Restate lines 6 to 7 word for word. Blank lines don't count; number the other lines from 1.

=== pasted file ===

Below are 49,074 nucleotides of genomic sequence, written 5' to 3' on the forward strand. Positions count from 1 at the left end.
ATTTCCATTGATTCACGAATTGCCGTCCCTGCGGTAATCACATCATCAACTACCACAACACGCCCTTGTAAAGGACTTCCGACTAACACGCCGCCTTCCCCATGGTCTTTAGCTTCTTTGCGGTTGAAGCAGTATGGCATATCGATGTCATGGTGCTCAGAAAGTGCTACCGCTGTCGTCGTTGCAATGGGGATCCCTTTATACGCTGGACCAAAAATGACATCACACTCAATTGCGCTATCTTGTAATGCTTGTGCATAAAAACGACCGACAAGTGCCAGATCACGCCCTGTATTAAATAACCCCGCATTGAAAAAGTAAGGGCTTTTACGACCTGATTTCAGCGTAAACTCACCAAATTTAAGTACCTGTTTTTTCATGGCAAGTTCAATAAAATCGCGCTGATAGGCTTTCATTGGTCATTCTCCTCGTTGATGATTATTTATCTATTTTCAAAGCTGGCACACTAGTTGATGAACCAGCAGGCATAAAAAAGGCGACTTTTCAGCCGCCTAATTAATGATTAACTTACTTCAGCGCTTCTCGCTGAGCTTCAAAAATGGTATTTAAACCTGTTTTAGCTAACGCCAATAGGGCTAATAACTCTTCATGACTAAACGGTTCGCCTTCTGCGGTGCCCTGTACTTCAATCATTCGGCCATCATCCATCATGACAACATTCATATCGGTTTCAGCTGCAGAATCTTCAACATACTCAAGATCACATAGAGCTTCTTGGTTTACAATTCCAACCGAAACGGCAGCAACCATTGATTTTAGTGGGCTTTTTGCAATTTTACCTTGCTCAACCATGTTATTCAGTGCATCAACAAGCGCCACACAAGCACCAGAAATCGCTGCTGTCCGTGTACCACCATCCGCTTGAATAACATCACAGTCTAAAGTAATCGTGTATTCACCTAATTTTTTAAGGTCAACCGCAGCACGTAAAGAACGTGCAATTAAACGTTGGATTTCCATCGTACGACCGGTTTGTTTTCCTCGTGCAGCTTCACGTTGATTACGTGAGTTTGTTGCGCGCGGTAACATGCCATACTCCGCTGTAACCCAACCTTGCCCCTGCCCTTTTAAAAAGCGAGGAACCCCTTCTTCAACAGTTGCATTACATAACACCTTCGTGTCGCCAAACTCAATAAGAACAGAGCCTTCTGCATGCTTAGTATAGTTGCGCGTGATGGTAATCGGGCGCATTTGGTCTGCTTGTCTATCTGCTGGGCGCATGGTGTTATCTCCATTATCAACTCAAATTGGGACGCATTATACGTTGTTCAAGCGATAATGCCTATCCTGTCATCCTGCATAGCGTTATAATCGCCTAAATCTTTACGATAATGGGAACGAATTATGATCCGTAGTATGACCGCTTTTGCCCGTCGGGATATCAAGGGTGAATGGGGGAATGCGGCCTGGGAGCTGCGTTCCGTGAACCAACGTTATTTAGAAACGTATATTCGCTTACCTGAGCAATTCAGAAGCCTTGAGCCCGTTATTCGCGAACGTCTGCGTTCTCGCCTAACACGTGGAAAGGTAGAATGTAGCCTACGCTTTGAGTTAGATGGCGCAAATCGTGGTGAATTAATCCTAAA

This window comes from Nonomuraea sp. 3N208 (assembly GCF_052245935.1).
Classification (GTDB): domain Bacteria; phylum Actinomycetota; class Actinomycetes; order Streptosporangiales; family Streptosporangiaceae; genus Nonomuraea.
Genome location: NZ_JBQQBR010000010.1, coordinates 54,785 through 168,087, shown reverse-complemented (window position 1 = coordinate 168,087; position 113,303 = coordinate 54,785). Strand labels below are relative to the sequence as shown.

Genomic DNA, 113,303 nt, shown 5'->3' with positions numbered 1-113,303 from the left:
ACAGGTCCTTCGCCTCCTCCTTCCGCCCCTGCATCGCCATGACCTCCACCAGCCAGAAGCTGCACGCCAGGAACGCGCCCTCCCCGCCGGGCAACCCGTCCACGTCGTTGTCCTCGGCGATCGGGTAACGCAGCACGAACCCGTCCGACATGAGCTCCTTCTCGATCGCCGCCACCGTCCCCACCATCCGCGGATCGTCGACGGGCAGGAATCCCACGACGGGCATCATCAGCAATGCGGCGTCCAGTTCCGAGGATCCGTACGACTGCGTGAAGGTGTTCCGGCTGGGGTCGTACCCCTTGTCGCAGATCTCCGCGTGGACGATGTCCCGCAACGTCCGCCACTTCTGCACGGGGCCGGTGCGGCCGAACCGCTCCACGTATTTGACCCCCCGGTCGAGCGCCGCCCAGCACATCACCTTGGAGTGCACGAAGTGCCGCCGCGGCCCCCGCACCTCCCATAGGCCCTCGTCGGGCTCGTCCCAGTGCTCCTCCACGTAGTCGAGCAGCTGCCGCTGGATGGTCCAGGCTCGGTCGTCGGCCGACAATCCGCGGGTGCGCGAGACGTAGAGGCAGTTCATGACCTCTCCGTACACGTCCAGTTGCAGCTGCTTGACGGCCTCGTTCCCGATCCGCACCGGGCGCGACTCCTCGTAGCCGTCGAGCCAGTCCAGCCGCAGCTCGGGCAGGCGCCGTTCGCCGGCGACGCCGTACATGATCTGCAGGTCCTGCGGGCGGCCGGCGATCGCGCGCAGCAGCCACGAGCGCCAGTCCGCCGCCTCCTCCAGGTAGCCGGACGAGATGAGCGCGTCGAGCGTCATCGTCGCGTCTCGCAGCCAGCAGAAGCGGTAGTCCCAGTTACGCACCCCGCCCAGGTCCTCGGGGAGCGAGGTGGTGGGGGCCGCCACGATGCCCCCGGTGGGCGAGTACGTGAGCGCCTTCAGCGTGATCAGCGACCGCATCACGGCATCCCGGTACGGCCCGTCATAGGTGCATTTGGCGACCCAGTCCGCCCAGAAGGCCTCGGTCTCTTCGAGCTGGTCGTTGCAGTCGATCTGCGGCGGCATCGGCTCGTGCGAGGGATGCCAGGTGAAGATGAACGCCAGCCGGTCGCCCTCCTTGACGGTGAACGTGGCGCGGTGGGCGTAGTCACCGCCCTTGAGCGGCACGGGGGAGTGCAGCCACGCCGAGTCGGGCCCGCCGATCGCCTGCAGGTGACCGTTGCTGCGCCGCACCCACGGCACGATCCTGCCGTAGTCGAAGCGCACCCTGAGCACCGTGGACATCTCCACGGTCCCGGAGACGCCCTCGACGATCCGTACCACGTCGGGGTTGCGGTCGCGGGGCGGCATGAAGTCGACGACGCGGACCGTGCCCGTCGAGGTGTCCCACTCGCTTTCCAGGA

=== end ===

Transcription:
Genomic DNA, 113,303 nt, shown 5'->3' with positions numbered 1-113,303 from the left:
ACAGGTCCTTCGCCTCCTCCTTCCGCCCCTGCATCGCCATGACCTCCACCAGCCAGAAGCTGCACGCCAGGAACGCGCCCTCCCCGCCGGGCAACCCGTCCACGTCGTTGTCCTCGGCGATCGGGTAACGCAGCACGAACCCGTCCGACATGAGCTCCTTCTCGATCGCCGCCACCGTCCCCACCATCCGCGGATCGTCGACGGGCAGGAATCCCACGACGGGCATCATCAGCAATGCGGCGTCCAGTTCCGAGGATCCGTACGACTGCGTGAAGGTGTTCCGGCTGGGGTCGTACCCCTTGTCGCAGATCTCCGCGTGGACGATGTCCCGCAACGTCCGCCACTTCTGCACGGGGCCGGTGCGGCCGAACCGCTCCACGTATTTGACCCCCCGGTCGAGCGCCGCCCAGCACATCACCTTGGAGTGCACGAAGTGCCGCCGCGGCCCCCGCACCTCCCATAGGCCCTCGTCGGGCTCGTCCCAGTGCTCCTCCACGTAGTCGAGCAGCTGCCGCTGGATGGTCCAGGCTCGGTCGTCGGCCGACAATCCGCGGGTGCGCGAGACGTAGAGGCAGTTCATGACCTCTCCGTACACGTCCAGTTGCAGCTGCTTGACGGCCTCGTTCCCGATCCGCACCGGGCGCGACTCCTCGTAGCCGTCGAGCCAGTCCAGCCGCAGCTCGGGCAGGCGCCGTTCGCCGGCGACGCCGTACATGATCTGCAGGTCCTGCGGGCGGCCGGCGATCGCGCGCAGCAGCCACGAGCGCCAGTCCGCCGCCTCCTCCAGGTAGCCGGACGAGATGAGCGCGTCGAGCGTCATCGTCGCGTCTCGCAGCCAGCAGAAGCGGTAGTCCCAGTTACGCACCCCGCCCAGGTCCTCGGGGAGCGAGGTGGTGGGGGCCGCCACGATGCCCCCGGTGGGCGAGTACGTGAGCGCCTTCAGCGTGATCAGCGACCGCATCACGGCATCCCGGTACGGCCCGTCATAGGTGCATTTGGCGACCCAGTCCGCCCAGAAGGCCTCGGTCTCTTCGAGCTGGTCGTTGCAGTCGATCTGCGGCGGCATCGGCTCGTGCGAGGGATGCCAGGTGAAGATGAACGCCAGCCGGTCGCCCTCCTTGACGGTGAACGTGGCGCGGTGGGCGTAGTCACCGCCCTTGAGCGGCACGGGGGAGTGCAGCCACGCCGAGTCGGGCCCGCCGATCGCCTGCAGGTGACCGTTGCTGCGCCGCACCCACGGCACGATCCTGCCGTAGTCGAAGCGCACCCTGAGCACCGTGGACATCTCCACGGTCCCGGAGACGCCCTCGACGATCCGTACCACGTCGGGGTTGCGGTCGCGGGGCGGCATGAAGTCGACGACGCGGACCGTGCCCGTCGAGGTGTCCCACTCGCTTTCCAGGA